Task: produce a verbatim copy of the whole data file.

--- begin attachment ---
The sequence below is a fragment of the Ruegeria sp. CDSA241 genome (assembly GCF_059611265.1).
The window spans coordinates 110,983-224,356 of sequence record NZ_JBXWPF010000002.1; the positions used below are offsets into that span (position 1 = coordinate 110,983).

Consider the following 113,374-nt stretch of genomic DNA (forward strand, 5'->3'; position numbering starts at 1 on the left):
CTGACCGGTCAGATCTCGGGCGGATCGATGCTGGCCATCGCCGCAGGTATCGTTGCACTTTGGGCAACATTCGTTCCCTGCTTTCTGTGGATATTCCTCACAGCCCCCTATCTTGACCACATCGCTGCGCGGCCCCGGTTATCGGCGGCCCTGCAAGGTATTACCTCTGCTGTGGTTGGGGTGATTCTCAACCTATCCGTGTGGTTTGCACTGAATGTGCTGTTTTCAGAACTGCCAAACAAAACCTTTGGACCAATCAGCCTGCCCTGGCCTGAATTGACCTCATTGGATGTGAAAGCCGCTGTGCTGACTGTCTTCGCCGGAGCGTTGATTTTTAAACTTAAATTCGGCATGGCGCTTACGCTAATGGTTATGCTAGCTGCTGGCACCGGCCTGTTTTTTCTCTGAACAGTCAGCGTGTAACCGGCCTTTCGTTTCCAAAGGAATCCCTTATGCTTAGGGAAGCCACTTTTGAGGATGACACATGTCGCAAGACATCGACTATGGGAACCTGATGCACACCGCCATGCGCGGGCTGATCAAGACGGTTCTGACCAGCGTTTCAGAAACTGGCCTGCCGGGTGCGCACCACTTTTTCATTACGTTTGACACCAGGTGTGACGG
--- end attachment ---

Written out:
The sequence below is a fragment of the Ruegeria sp. CDSA241 genome (assembly GCF_059611265.1).
The window spans coordinates 110,983-224,356 of sequence record NZ_JBXWPF010000002.1; the positions used below are offsets into that span (position 1 = coordinate 110,983).

Consider the following 113,374-nt stretch of genomic DNA (forward strand, 5'->3'; position numbering starts at 1 on the left):
CTGACCGGTCAGATCTCGGGCGGATCGATGCTGGCCATCGCCGCAGGTATCGTTGCACTTTGGGCAACATTCGTTCCCTGCTTTCTGTGGATATTCCTCACAGCCCCCTATCTTGACCACATCGCTGCGCGGCCCCGGTTATCGGCGGCCCTGCAAGGTATTACCTCTGCTGTGGTTGGGGTGATTCTCAACCTATCCGTGTGGTTTGCACTGAATGTGCTGTTTTCAGAACTGCCAAACAAAACCTTTGGACCAATCAGCCTGCCCTGGCCTGAATTGACCTCATTGGATGTGAAAGCCGCTGTGCTGACTGTCTTCGCCGGAGCGTTGATTTTTAAACTTAAATTCGGCATGGCGCTTACGCTAATGGTTATGCTAGCTGCTGGCACCGGCCTGTTTTTTCTCTGAACAGTCAGCGTGTAACCGGCCTTTCGTTTCCAAAGGAATCCCTTATGCTTAGGGAAGCCACTTTTGAGGATGACACATGTCGCAAGACATCGACTATGGGAACCTGATGCACACCGCCATGCGCGGGCTGATCAAGACGGTTCTGACCAGCGTTTCAGAAACTGGCCTGCCGGGTGCGCACCACTTTTTCATTACGTTTGACACCAGGTGTGACGG